Document Detail


Facial clefts and associated limb anomalies: description of three cases and a review of the literature.
MedLine Citation:
PMID:  20500063     Owner:  NLM     Status:  In-Data-Review    
Abstract/OtherAbstract:
Abstract Facial clefts are rare congenital malformations. In the literature these are sometimes reported in combination with limb malformations, especially ring constrictions. This article describes three children with facial clefts and limb ring constrictions with various expressions. The first case has a lateral cleft with associated limb malformations. This combination has, to our knowledge, not yet been reported. The literature about facial clefting and the amniotic band syndrome and the possible etiology of clefting and constrictions in these cases are discussed.
Authors:
M C Obdeijn; P J Offringa; R R M Bos; A A E Verhagen; F B Niessen; N A Roche
Related Documents :
1031543 - Monoamniotic twins.
12041983 - Cleft palate congenital alveolar synechiae syndrome: case reports and review.
20887493 - Interdigitating dendritic cell sarcoma of the tonsil.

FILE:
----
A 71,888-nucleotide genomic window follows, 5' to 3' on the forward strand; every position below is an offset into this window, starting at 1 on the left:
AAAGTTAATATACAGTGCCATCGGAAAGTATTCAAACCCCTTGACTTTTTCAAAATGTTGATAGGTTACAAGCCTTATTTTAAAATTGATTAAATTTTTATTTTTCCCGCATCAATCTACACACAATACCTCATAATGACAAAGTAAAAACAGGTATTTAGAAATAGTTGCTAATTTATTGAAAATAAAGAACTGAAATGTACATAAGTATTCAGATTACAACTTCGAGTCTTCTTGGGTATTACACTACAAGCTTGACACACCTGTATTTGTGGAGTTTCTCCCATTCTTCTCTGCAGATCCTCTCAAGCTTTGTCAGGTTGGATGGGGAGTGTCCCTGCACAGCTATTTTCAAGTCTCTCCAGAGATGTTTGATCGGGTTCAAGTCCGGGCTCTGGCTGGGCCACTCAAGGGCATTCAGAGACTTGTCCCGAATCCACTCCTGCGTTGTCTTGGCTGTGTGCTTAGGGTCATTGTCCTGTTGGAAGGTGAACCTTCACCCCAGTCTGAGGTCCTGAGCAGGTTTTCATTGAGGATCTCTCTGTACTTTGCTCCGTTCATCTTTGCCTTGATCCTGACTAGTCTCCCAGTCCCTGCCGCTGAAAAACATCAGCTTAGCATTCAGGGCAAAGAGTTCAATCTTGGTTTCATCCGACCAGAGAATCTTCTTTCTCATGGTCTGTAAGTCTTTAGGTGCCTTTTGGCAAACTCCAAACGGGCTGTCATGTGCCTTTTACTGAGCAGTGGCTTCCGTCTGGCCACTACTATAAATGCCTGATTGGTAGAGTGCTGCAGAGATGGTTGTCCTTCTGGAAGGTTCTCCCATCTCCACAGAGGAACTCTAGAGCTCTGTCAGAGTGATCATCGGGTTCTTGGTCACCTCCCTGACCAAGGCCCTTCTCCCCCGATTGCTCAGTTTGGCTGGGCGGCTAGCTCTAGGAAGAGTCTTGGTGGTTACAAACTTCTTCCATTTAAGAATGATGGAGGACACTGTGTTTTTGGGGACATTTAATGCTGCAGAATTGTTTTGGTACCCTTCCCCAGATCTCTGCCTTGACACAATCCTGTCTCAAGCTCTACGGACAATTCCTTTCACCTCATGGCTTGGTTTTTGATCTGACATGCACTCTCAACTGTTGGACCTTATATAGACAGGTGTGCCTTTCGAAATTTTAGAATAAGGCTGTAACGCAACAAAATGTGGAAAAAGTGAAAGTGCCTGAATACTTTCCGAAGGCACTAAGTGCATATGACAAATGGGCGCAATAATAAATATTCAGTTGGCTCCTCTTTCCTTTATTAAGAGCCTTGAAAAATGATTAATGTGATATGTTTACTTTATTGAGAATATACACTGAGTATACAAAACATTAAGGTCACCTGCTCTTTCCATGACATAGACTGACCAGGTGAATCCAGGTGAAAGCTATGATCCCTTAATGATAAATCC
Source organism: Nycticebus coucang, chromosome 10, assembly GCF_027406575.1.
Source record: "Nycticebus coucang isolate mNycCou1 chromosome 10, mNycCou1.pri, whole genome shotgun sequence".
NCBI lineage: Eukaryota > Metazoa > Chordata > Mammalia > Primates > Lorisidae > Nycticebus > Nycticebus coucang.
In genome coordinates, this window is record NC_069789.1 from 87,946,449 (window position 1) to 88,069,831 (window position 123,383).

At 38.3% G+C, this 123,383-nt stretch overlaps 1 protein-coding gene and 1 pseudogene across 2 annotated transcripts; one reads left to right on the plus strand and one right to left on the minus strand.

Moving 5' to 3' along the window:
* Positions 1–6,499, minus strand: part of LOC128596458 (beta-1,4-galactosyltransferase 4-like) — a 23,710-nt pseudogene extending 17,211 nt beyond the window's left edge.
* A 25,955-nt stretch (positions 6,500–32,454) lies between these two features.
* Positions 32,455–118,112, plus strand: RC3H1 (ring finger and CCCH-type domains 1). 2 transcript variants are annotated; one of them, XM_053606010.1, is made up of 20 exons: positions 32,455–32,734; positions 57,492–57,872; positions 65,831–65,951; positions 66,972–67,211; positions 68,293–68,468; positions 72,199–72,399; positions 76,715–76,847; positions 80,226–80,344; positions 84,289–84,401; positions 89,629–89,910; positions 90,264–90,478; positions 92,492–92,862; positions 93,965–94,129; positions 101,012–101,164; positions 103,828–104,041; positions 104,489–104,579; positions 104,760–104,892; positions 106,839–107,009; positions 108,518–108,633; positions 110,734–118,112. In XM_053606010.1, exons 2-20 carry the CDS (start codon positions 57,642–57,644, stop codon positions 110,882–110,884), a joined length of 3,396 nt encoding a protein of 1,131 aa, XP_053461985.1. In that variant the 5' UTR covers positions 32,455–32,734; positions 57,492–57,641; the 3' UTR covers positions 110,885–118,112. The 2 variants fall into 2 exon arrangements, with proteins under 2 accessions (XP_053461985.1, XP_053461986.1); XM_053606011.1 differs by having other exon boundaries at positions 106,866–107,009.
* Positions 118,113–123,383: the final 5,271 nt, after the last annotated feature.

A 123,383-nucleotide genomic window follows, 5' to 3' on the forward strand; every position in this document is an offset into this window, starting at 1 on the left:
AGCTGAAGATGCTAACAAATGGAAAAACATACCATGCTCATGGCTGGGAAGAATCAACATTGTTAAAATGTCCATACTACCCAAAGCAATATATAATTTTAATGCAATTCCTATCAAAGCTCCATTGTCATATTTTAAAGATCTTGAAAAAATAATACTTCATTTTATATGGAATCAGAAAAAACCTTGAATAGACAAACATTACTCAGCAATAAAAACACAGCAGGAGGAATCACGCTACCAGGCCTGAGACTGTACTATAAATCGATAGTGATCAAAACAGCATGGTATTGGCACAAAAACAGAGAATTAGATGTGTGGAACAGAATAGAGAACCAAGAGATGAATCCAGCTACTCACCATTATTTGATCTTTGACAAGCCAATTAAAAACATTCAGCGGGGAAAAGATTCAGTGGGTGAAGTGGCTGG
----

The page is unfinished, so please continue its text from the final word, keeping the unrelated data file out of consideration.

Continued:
Publication Detail:
Type:  Journal Article     Date:  2010-03-31
Journal Detail:
Title:  The Cleft palate-craniofacial journal : official publication of the American Cleft Palate-Craniofacial Association     Volume:  47     ISSN:  1545-1569     ISO Abbreviation:  Cleft Palate Craniofac. J.     Publication Date:  2010 Nov 
Date Detail:
Created Date:  2010-11-02     Completed Date:  -     Revised Date:  -    
Medline Journal Info:
Nlm Unique ID:  9102566     Medline TA:  Cleft Palate Craniofac J     Country:  United States    
Other Details:
Languages:  eng     Pagination:  661-7     Citation Subset:  D; IM    
Export Citation:
APA/MLA Format     Download EndNote     Download BibTex
MeSH Terms
Descriptor/Qualifier:

From MEDLINE®/PubMed®, a database of the U.S. National Library of Medicine


Previous Document:  An alternative retainer design for cleft patients: the "aesthetic" retainer.
Next Document:  Treatment of plagiocephaly with helmet molding therapy: do actual results mimic perception?